France country profile

France is known the world over for its cuisine, fashion, culture and language. It is the most visited tourist destination in the world.

A key player on the global stage and a country at the political heart of Europe, France paid a high price in both economic and human terms during the two world wars.

The years which followed saw protracted conflicts culminating in independence for Algeria and most other French colonies in Africa as well as decolonisation in south-east Asia.

France was one of the founding fathers of European integration as the continent sought to rebuild after the devastation of the Second World War.


French Republic

Capital: Paris

Population 63.5 million

Area 543,965 sq km (210,026 sq miles)

Major language French

Major religion Christianity

Life expectancy 78 years (men), 85 years (women)

Currency Euro


President: Emmanuel Macron

A former economy minister who has never held elected office before, Emmanuel Macron won the May 2017 presidential election run-off by a decisive margin over his far-right challenger Marine Le Pen.

The 39-year-old former banker launched an independent campaign for the presidency little over a year before the election, and his En Marche! movement galvanised enough support from the centre-right and left to knock the traditional Socialist and Republican party candidates out in the first round of voting.

Prime Minister: Edouard Philippe

President Macron chose Edouard Philippe, a member of the centre-right Republicans party, as his prime minister, in a gesture to pragmatic conservatives willing to work with him on reforming labour laws and the public sector.

This succeeded to the extent that some centre-right members of parliament have agreed to back the government in parliament, although The Republicans form the main opposition bloc and are the largest party in the Senate.

The new government can expect serious opposition to its ambitions, possibly on the streets, from trade unions and the radical left-wing France Unbowed movement, which has pushed the more moderate Socialists onto the political margins.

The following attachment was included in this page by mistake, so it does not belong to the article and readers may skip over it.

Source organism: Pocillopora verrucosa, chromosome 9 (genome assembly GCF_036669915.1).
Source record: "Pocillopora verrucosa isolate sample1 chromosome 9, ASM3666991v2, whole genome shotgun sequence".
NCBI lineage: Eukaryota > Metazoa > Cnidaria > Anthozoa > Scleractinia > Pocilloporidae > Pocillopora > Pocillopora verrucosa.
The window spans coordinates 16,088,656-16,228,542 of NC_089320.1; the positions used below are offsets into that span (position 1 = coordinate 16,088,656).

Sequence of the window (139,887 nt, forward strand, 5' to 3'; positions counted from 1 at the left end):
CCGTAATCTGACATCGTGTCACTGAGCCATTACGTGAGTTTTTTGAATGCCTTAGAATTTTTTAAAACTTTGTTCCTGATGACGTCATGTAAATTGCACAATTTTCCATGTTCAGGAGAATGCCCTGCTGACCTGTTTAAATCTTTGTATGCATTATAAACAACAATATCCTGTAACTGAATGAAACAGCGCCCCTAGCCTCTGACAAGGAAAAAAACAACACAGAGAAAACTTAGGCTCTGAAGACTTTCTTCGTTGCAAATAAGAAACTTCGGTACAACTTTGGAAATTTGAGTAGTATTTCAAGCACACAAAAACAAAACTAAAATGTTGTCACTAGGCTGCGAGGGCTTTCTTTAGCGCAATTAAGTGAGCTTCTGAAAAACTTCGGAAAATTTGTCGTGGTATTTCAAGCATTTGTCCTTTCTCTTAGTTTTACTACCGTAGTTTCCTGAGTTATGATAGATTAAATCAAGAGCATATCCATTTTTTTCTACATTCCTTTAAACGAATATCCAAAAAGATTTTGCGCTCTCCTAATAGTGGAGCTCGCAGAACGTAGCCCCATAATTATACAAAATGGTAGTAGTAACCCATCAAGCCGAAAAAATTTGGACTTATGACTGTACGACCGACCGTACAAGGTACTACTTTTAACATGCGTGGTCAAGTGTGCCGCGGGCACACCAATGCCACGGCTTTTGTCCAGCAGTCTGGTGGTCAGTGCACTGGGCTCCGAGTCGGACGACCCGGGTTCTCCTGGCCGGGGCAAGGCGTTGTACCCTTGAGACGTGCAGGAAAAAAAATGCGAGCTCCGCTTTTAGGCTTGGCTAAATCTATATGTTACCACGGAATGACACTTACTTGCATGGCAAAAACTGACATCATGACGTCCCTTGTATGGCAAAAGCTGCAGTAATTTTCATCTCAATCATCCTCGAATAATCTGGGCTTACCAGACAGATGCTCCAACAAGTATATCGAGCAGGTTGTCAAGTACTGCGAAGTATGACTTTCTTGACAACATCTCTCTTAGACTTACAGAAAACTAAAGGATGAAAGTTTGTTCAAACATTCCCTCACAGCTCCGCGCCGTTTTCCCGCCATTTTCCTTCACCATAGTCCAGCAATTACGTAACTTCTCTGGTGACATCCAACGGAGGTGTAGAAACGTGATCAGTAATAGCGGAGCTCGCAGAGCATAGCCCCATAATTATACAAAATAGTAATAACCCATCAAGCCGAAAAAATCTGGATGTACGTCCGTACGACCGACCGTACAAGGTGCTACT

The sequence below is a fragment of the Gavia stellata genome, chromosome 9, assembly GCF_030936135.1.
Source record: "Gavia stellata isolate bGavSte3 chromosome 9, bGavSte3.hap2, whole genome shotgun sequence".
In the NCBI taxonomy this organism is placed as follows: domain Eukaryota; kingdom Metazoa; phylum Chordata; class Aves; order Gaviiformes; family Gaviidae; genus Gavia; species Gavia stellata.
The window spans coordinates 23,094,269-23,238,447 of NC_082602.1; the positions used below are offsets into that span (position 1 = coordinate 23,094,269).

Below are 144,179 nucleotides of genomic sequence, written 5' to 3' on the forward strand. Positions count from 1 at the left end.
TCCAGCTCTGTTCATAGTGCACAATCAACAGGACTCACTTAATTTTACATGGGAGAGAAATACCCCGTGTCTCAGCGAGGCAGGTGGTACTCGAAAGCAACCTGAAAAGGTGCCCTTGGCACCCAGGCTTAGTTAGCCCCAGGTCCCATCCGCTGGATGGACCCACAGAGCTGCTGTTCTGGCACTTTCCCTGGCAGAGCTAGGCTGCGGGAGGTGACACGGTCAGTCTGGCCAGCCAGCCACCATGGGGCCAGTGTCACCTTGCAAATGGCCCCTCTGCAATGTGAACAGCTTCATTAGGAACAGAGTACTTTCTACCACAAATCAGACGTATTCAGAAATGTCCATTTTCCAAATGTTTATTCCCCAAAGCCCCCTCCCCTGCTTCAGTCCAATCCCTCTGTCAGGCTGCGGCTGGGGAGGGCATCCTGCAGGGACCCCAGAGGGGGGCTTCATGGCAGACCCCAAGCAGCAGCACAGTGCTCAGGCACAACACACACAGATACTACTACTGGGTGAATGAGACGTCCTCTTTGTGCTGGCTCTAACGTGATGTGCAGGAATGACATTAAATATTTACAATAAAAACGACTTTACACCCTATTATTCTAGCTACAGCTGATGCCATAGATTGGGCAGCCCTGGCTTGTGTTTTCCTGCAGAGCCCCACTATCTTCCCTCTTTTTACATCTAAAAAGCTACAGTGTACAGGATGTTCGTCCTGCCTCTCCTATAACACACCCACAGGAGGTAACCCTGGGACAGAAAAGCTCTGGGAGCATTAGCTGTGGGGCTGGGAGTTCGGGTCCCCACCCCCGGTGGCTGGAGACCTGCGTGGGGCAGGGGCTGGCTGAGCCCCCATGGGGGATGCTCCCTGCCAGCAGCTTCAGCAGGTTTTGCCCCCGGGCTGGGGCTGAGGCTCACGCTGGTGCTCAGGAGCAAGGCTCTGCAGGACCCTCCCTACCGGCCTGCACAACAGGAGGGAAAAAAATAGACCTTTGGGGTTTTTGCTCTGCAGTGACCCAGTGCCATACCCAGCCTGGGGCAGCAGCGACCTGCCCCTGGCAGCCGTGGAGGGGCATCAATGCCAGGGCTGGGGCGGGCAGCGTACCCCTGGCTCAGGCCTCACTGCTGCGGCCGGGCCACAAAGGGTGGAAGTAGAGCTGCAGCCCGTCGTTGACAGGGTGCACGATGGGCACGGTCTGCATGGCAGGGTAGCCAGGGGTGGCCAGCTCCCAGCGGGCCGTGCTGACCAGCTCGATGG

Television is France’s most popular medium. The flagship network, TF1, is privately-owned and public France Televisions is funded from the TV licence fee and advertising revenue.

Satellite and cable offer a proliferation of channels. France is also a force in international TV and radio broadcasting.

Read full media profile


Some key dates in France’s history:

1789 – French Revolution ends rule of monarchy going back to 9th century; followed by establishment of the First Republic.

1804-1814 – Napoleon Bonaparte crowns himself emperor of First French Empire; series of military successes brings most of continental Europe under his control.

1815 – Napoleon defeated in Battle of Waterloo; monarchy re-established.

1914-18 First World War – Massive casualties in trenches in north-east France; 1.3 million Frenchmen are killed and many more wounded by the end of the war.

1939-45 – Second World War – Germany occupies much of France. Vichy regime in unoccupied south collaborates with Nazis. General de Gaulle, undersecretary of war, establishes government-in-exile in London and, later, Algiers. Rise of French Resistance.

1946-58 – Fourth Republic is marked by economic reconstruction and the start of the process of independence for many of France’s colonies.

1957 – France joins West Germany and other European nations in the forming of the European Economic Community (EEC), now known as the European Union.

1958 – Charles De Gaulle returns to power on back of Algerian crisis and founds the Fifth Republic, with a stronger presidency.

1962 – Algeria granted independence from French colonial rule.

1969 – De Gaulle leaves office. Georges Pompidou elected president.

1981 – Socialist candidate Francois Mitterrand is elected president.

1995 – Jacques Chirac elected president, ending 14 years of Socialist presidency.

2017 – Emmanuel Macron breaks the Gaullist/Republican-Socialist hold on the presidency through his La République En Marche! movement, drawing support from both the centre-right and centre-left.

Source: Read Full Article